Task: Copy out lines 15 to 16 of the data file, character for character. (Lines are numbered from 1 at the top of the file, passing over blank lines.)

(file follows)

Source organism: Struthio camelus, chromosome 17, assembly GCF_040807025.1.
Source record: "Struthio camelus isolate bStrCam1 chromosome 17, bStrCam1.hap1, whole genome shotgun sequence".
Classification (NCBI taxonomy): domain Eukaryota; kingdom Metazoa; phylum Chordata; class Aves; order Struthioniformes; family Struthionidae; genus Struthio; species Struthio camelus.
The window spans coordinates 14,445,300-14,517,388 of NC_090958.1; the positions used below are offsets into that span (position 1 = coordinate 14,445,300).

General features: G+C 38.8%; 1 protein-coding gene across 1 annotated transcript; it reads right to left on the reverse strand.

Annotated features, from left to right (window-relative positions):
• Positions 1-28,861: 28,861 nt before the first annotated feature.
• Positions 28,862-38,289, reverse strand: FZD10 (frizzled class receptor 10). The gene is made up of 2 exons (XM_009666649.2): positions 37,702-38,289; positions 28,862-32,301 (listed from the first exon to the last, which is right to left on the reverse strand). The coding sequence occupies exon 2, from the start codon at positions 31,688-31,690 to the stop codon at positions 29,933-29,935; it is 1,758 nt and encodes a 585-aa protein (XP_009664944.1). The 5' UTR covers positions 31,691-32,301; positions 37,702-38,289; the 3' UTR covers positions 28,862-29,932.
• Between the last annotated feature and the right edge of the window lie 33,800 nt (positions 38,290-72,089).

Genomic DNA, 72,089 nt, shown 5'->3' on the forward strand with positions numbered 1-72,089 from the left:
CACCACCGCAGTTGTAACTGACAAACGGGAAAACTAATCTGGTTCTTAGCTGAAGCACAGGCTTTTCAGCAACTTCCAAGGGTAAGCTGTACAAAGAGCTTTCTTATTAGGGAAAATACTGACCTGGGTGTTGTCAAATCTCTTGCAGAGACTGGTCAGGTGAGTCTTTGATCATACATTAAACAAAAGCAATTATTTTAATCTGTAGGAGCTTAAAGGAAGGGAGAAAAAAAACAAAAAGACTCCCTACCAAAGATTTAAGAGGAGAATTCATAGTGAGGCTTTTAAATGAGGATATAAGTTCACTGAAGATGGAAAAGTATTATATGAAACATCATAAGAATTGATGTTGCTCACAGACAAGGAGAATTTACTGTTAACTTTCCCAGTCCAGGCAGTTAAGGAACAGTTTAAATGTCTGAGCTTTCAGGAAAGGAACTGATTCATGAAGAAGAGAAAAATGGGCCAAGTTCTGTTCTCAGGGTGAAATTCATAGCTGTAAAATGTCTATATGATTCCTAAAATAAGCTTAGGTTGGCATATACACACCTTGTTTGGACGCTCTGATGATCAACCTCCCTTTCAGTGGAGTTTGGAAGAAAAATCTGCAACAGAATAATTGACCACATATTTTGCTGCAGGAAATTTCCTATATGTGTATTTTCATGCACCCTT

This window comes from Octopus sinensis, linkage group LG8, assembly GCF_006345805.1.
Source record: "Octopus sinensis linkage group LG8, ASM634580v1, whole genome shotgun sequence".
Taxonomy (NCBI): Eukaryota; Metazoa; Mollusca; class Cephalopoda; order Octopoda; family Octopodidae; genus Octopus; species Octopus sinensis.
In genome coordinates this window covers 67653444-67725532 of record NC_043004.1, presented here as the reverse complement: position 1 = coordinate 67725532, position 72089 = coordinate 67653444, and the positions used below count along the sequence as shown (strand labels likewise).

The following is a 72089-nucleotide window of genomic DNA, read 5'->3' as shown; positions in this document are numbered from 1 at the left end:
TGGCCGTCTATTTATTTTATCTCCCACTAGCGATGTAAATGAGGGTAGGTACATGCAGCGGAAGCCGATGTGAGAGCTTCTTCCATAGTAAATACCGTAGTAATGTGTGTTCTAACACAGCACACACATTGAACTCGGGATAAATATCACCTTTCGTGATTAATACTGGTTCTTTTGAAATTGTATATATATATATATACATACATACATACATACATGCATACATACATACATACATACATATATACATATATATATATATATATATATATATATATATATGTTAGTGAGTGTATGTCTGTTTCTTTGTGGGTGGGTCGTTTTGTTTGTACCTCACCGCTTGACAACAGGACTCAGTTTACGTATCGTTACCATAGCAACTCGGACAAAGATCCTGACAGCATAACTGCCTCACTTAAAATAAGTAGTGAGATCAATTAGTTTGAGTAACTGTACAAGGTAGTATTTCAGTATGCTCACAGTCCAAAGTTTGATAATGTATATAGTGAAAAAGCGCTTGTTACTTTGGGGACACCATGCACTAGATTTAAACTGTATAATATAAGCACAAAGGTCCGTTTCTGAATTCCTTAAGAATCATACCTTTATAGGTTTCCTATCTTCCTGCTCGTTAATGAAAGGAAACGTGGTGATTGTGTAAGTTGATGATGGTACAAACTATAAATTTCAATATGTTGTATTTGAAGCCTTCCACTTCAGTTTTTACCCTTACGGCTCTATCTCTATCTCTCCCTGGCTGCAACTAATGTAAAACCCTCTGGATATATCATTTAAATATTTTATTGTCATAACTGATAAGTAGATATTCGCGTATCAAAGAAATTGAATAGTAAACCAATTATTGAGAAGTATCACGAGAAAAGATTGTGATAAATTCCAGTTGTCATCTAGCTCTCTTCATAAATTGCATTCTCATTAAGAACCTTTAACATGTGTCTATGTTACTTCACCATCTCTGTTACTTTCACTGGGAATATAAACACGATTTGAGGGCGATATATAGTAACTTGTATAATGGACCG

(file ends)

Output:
In genome coordinates this window covers 67653444-67725532 of record NC_043004.1, presented here as the reverse complement: position 1 = coordinate 67725532, position 72089 = coordinate 67653444, and the positions used below count along the sequence as shown (strand labels likewise).

The following is a 72089-nucleotide window of genomic DNA, read 5'->3' as shown; positions in this document are numbered from 1 at the left end: